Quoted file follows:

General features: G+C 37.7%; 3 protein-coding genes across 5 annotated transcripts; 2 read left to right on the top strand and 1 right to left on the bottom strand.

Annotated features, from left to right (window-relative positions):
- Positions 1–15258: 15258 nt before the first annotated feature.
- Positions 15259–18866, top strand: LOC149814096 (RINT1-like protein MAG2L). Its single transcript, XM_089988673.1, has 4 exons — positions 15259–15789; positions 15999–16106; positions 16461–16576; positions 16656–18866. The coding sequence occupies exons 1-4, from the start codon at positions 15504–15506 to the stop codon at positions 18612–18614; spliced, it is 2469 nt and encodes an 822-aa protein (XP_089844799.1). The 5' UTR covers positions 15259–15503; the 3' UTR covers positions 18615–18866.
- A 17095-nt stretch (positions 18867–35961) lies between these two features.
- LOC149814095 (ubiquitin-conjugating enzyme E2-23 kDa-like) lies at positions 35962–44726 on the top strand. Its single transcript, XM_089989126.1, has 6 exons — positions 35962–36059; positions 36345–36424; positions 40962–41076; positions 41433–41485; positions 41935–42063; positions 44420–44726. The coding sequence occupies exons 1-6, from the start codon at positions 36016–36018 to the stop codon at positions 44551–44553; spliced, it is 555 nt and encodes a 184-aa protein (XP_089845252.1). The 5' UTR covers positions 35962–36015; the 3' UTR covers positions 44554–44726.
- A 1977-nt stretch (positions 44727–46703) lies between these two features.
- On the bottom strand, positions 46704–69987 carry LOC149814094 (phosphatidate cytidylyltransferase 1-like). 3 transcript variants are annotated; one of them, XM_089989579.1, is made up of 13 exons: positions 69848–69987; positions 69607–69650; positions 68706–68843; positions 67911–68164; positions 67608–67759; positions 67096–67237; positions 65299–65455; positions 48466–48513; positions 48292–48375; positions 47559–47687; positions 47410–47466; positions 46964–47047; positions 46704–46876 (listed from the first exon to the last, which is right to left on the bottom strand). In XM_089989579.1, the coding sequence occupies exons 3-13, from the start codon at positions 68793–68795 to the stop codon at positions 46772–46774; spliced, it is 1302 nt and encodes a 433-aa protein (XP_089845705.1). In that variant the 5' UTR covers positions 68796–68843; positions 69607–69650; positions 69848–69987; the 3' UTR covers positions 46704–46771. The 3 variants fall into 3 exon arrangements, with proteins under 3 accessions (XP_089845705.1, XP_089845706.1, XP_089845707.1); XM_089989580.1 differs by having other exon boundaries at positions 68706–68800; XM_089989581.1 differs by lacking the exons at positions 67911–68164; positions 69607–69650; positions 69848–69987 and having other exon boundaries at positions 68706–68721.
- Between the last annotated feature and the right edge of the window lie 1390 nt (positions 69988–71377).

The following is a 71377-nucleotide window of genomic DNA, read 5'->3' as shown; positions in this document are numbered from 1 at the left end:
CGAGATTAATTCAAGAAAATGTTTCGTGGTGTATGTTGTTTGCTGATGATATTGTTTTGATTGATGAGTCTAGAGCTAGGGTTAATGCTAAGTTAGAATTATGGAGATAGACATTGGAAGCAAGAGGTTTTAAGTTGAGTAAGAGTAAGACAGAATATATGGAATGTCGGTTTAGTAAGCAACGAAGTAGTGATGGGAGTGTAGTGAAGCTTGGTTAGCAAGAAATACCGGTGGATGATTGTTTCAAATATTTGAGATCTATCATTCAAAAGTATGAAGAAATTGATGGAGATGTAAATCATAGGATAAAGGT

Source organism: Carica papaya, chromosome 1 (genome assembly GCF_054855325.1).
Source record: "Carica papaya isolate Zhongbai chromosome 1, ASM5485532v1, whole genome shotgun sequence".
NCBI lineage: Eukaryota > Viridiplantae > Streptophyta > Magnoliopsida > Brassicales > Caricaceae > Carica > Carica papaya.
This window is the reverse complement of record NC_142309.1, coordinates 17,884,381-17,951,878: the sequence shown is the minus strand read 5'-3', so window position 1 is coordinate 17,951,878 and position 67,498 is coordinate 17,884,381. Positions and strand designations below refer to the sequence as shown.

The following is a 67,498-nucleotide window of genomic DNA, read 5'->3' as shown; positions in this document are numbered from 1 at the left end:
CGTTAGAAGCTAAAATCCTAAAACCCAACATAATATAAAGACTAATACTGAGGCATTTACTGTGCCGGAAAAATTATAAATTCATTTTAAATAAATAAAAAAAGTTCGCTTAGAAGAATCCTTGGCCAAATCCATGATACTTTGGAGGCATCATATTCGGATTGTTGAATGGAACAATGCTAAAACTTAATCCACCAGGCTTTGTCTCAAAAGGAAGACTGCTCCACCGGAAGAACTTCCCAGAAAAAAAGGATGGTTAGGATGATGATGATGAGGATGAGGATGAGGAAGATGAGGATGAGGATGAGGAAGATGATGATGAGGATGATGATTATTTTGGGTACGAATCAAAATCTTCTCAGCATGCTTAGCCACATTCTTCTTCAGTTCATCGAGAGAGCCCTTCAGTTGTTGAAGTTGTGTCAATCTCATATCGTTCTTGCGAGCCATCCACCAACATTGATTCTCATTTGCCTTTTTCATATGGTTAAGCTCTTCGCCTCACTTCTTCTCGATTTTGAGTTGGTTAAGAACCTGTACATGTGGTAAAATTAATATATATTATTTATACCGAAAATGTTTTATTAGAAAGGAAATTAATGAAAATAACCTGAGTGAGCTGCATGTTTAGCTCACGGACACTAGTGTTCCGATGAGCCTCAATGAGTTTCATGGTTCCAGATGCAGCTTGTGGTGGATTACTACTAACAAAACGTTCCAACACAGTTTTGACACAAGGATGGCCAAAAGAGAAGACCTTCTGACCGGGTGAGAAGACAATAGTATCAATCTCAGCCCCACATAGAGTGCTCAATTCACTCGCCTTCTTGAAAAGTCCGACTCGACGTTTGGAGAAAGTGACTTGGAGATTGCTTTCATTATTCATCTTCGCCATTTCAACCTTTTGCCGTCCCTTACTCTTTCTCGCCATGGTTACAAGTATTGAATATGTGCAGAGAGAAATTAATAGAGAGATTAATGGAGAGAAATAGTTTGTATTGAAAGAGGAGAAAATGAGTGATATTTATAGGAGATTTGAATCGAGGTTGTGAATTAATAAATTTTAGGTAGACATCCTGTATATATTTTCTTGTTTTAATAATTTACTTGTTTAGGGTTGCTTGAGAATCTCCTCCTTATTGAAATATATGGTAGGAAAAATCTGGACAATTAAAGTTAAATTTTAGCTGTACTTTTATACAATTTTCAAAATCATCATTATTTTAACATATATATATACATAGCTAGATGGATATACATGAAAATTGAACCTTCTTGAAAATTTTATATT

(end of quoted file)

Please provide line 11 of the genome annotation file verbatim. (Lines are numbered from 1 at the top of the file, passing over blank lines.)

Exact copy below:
CGAGATTAATTCAAGAAAATGTTTCGTGGTGTATGTTGTTTGCTGATGATATTGTTTTGATTGATGAGTCTAGAGCTAGGGTTAATGCTAAGTTAGAATTATGGAGATAGACATTGGAAGCAAGAGGTTTTAAGTTGAGTAAGAGTAAGACAGAATATATGGAATGTCGGTTTAGTAAGCAACGAAGTAGTGATGGGAGTGTAGTGAAGCTTGGTTAGCAAGAAATACCGGTGGATGATTGTTTCAAATATTTGAGATCTATCATTCAAAAGTATGAAGAAATTGATGGAGATGTAAATCATAGGATAAAGGT